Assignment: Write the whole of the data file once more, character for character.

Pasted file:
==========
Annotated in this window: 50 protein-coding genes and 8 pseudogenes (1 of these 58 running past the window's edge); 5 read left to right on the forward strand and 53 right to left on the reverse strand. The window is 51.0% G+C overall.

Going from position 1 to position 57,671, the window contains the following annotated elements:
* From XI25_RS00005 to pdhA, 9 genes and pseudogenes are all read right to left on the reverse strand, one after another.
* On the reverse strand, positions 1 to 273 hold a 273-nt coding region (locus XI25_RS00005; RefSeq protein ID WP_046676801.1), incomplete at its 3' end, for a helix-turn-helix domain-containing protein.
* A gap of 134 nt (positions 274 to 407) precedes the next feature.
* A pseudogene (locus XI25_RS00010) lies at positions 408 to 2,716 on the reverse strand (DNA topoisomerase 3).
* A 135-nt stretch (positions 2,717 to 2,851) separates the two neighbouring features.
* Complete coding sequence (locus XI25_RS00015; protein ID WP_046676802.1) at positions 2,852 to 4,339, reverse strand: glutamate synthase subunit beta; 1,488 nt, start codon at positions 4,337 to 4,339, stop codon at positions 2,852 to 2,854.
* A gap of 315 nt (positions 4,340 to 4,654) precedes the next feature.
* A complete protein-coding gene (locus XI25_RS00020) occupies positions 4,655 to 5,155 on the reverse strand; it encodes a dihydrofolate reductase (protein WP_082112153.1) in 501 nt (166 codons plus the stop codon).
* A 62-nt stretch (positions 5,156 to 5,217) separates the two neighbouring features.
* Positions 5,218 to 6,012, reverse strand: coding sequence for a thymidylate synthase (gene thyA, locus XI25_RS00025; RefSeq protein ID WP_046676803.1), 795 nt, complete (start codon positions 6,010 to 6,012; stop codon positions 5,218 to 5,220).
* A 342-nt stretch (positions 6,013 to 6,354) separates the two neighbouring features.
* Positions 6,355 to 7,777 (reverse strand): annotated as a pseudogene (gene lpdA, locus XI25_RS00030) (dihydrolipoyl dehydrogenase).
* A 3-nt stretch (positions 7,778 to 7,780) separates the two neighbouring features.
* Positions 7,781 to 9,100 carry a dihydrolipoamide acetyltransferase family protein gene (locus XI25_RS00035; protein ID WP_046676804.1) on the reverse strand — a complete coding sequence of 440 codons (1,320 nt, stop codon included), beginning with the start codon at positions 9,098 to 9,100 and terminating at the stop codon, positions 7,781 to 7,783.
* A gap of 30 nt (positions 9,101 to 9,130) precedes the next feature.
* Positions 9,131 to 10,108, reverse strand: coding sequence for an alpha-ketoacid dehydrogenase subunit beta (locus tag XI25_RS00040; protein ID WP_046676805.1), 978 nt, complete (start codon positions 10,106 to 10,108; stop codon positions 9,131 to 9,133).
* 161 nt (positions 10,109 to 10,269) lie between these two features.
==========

Annotated in this window: 50 protein-coding genes and 8 pseudogenes (1 of these 58 running past the window's edge); 5 read left to right on the forward strand and 53 right to left on the reverse strand. The window is 51.0% G+C overall.

Going from position 1 to position 57,671, the window contains the following annotated elements:
* From XI25_RS00005 to pdhA, 9 genes and pseudogenes are all read right to left on the reverse strand, one after another.
* On the reverse strand, positions 1 to 273 hold a 273-nt coding region (locus XI25_RS00005; RefSeq protein ID WP_046676801.1), incomplete at its 3' end, for a helix-turn-helix domain-containing protein.
* A gap of 134 nt (positions 274 to 407) precedes the next feature.
* A pseudogene (locus XI25_RS00010) lies at positions 408 to 2,716 on the reverse strand (DNA topoisomerase 3).
* A 135-nt stretch (positions 2,717 to 2,851) separates the two neighbouring features.
* Complete coding sequence (locus XI25_RS00015; protein ID WP_046676802.1) at positions 2,852 to 4,339, reverse strand: glutamate synthase subunit beta; 1,488 nt, start codon at positions 4,337 to 4,339, stop codon at positions 2,852 to 2,854.
* A gap of 315 nt (positions 4,340 to 4,654) precedes the next feature.
* A complete protein-coding gene (locus XI25_RS00020) occupies positions 4,655 to 5,155 on the reverse strand; it encodes a dihydrofolate reductase (protein WP_082112153.1) in 501 nt (166 codons plus the stop codon).
* A 62-nt stretch (positions 5,156 to 5,217) separates the two neighbouring features.
* Positions 5,218 to 6,012, reverse strand: coding sequence for a thymidylate synthase (gene thyA, locus XI25_RS00025; RefSeq protein ID WP_046676803.1), 795 nt, complete (start codon positions 6,010 to 6,012; stop codon positions 5,218 to 5,220).
* A 342-nt stretch (positions 6,013 to 6,354) separates the two neighbouring features.
* Positions 6,355 to 7,777 (reverse strand): annotated as a pseudogene (gene lpdA, locus XI25_RS00030) (dihydrolipoyl dehydrogenase).
* A 3-nt stretch (positions 7,778 to 7,780) separates the two neighbouring features.
* Positions 7,781 to 9,100 carry a dihydrolipoamide acetyltransferase family protein gene (locus XI25_RS00035; protein ID WP_046676804.1) on the reverse strand — a complete coding sequence of 440 codons (1,320 nt, stop codon included), beginning with the start codon at positions 9,098 to 9,100 and terminating at the stop codon, positions 7,781 to 7,783.
* A gap of 30 nt (positions 9,101 to 9,130) precedes the next feature.
* Positions 9,131 to 10,108, reverse strand: coding sequence for an alpha-ketoacid dehydrogenase subunit beta (locus tag XI25_RS00040; protein ID WP_046676805.1), 978 nt, complete (start codon positions 10,106 to 10,108; stop codon positions 9,131 to 9,133).
* 161 nt (positions 10,109 to 10,269) lie between these two features.